Gulf of Mexico
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Louisiana to Host National Meeting on Gulf Dead Zone

Scientists, federal officials and concerned citizens to gather in Baton Rouge

BATON ROUGE, La. – May 8, 2019 – The current state of the “dead zone” off Louisiana’s coast and efforts to reduce it will be discussed by the national Mississippi River Gulf of Mexico Hypoxia Task Force at a public meeting that will also be broadcast via webcast at 8:30 a.m. on May 16, 2019, at the Hilton Baton Rouge Capitol Center, 201 Lafayette Street.

There is no charge whether attending or logging into the webcast. However, advance registration is required at (Registration Link).  Additional information on the agenda and webcast will be available at that site.

The role of the Mississippi River Gulf of Mexico Hypoxia Task Force is to provide a working collaboration among 12 states, 5 federal agencies, and tribes to reduce nutrient pollution in the Mississippi/Atchafalaya River Basins and the extent of the hypoxic zone in the Gulf of Mexico. The meeting will enable partners and stakeholders to engage and learn from each other, discuss new data and studies, and learn of innovative approaches to reduce nutrient levels in the Mississippi River and the resulting hypoxic zone.

The hypoxic zone is an area of low oxygen that forms off the Louisiana coast each summer. According to the EPA, the “dead zone” is caused by excess nutrients from the Mississippi River flowing into the Gulf and seasonal water stratification (layering), resulting in increased algae growth. As the algae die and decompose along the ocean floor, oxygen is depleted and hypoxia occurs. Marine life unable to flee the low oxygen areas face mortality, potentially disrupting fishing industries and ecosystems all along Louisiana’s coast.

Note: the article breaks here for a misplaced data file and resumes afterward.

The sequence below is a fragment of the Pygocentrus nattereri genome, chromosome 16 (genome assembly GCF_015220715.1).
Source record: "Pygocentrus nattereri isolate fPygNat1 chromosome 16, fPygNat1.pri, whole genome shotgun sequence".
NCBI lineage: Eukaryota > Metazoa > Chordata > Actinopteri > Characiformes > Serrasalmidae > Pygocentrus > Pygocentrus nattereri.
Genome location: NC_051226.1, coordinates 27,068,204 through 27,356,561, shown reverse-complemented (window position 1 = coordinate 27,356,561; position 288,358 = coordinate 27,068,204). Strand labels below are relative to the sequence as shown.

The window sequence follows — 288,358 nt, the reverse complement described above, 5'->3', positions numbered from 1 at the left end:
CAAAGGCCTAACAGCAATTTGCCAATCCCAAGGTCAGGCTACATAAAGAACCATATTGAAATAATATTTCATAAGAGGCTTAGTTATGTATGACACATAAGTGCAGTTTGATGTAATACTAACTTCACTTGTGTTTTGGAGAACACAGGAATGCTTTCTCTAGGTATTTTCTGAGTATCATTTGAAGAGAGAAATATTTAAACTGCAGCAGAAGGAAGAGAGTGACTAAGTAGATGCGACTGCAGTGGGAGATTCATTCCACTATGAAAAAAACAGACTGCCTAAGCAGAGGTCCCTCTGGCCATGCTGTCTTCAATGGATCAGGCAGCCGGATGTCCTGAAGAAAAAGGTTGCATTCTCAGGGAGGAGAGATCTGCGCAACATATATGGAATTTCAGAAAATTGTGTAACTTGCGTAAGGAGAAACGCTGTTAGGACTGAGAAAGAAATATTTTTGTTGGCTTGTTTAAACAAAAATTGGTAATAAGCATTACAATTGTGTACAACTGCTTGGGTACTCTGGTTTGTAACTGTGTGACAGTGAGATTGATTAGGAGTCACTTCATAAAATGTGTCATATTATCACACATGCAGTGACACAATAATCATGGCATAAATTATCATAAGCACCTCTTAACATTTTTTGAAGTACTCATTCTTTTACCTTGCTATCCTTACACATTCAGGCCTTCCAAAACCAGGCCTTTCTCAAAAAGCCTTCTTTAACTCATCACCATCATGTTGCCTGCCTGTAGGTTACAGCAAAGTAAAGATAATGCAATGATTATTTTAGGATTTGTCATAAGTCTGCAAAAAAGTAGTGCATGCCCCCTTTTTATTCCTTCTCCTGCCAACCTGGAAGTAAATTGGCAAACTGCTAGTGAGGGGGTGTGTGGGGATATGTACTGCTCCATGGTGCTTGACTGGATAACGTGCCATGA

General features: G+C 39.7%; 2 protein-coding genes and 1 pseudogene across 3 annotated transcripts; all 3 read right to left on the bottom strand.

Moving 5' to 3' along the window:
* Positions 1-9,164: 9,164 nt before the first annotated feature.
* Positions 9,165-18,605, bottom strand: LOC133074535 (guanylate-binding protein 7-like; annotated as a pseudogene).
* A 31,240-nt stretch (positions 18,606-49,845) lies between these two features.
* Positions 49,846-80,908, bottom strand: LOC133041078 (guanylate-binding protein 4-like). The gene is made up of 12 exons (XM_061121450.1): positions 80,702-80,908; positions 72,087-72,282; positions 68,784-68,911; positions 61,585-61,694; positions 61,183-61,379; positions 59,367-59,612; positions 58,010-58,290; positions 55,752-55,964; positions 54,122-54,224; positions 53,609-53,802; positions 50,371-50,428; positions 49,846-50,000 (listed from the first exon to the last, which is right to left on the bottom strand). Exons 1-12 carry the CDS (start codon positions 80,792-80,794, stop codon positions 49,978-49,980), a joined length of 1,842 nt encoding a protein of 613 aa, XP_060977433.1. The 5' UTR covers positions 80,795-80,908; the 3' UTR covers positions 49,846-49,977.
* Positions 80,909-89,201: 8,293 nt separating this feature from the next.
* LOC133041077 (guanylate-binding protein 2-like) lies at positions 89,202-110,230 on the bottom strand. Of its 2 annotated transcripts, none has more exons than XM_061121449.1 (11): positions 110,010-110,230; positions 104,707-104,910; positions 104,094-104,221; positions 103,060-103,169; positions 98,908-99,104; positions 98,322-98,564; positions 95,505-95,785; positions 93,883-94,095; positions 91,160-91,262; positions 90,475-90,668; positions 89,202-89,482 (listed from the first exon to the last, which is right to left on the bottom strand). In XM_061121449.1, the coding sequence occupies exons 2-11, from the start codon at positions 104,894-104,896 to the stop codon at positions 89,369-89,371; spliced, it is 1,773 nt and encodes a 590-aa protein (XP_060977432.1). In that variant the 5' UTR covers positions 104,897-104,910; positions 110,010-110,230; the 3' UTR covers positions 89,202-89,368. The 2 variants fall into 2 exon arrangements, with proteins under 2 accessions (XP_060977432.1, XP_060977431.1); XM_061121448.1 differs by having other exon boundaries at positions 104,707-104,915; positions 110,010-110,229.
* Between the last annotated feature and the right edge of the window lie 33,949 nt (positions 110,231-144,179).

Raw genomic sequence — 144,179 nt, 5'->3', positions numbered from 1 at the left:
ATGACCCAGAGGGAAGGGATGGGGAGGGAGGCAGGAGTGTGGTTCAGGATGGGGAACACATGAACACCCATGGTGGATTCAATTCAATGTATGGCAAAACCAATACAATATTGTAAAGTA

“Louisiana is on the receiving end of most of the nation’s nutrient runoff as the Mississippi River system drains through our state and into the Gulf off our shores,” said La. Gov. John Bel Edwards. “It is a national problem. No one state alone can fix this. But working together across state lines for the greater good, the goals of this task force are definitely achievable.”
According to the National Oceanographic and Atmospheric Administration, the hypoxic zone in the Gulf of Mexico is one of the largest in the world.

Hypoxia Task Force goals include a 20 percent reduction in the average nutrient load of nitrogen and phosphorus in the river by 2025, and shrinking the hypoxic zone to less than 1,950 square miles by 2035.###

Louisiana Coastal Protection and Restoration Authority is the single state entity with authority to develop, articulate, implement, and enforce a comprehensive coastal Master Plan of unified vision, to reduce tropical storm surge flood impact, to restore our bountiful natural resources, to build land to protect our nation’s critical energy infrastructure, and to secure Louisiana’s coast now and for future generations.